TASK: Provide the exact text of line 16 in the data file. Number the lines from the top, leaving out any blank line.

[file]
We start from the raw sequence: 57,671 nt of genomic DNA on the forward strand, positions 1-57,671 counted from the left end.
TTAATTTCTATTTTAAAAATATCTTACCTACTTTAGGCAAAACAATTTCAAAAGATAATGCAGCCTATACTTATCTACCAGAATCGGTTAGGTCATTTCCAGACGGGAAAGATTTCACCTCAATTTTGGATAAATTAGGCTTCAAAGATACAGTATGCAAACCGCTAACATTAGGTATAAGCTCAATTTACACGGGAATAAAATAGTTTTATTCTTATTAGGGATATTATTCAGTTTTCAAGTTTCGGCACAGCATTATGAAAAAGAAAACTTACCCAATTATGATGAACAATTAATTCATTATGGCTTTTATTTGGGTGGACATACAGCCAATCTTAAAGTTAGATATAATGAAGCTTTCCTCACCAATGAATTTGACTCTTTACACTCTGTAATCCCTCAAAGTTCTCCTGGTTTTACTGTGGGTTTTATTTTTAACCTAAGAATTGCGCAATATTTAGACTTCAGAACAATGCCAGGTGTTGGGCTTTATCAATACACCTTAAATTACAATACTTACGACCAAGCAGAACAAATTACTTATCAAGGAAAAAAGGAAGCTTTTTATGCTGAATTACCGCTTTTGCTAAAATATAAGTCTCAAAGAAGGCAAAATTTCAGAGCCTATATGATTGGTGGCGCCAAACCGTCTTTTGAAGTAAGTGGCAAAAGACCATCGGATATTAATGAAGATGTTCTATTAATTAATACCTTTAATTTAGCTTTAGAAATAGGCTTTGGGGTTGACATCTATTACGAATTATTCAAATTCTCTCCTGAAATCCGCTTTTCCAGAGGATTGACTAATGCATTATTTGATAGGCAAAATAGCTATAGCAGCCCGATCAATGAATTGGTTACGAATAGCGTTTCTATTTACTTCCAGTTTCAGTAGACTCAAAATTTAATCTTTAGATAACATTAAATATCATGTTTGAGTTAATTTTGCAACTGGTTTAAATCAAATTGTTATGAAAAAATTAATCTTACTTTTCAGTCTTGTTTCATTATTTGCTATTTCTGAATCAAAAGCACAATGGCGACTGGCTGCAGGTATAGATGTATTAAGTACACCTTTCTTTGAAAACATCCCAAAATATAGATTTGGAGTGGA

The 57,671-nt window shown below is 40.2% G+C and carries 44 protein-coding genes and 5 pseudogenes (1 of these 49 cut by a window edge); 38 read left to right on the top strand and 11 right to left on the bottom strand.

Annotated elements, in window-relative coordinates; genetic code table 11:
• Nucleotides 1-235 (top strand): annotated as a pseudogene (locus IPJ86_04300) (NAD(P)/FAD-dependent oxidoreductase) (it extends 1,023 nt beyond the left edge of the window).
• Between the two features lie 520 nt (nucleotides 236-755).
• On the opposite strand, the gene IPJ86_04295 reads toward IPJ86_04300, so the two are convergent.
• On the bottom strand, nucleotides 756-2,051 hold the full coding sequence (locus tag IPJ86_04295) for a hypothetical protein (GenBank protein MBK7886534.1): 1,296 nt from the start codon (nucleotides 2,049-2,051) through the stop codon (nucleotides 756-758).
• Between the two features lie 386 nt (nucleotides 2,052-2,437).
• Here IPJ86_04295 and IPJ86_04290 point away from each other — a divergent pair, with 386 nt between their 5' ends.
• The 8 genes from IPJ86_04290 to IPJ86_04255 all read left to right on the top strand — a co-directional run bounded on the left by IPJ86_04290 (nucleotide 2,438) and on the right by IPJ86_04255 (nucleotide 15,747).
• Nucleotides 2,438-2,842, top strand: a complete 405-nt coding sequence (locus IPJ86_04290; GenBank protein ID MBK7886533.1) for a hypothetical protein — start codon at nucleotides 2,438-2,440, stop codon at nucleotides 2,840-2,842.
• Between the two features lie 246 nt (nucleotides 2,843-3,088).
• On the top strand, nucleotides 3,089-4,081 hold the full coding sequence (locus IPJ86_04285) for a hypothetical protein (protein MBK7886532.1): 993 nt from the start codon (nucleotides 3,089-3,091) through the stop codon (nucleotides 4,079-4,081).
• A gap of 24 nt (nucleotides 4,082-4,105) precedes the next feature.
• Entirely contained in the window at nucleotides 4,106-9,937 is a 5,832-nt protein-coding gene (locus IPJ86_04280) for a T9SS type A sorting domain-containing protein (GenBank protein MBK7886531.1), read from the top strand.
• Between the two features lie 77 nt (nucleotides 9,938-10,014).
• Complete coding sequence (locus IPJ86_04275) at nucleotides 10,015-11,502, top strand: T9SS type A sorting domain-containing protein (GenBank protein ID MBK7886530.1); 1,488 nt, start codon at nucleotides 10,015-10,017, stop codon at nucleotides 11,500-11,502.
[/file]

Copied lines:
• Entirely contained in the window at nucleotides 4,106-9,937 is a 5,832-nt protein-coding gene (locus IPJ86_04280) for a T9SS type A sorting domain-containing protein (GenBank protein MBK7886531.1), read from the top strand.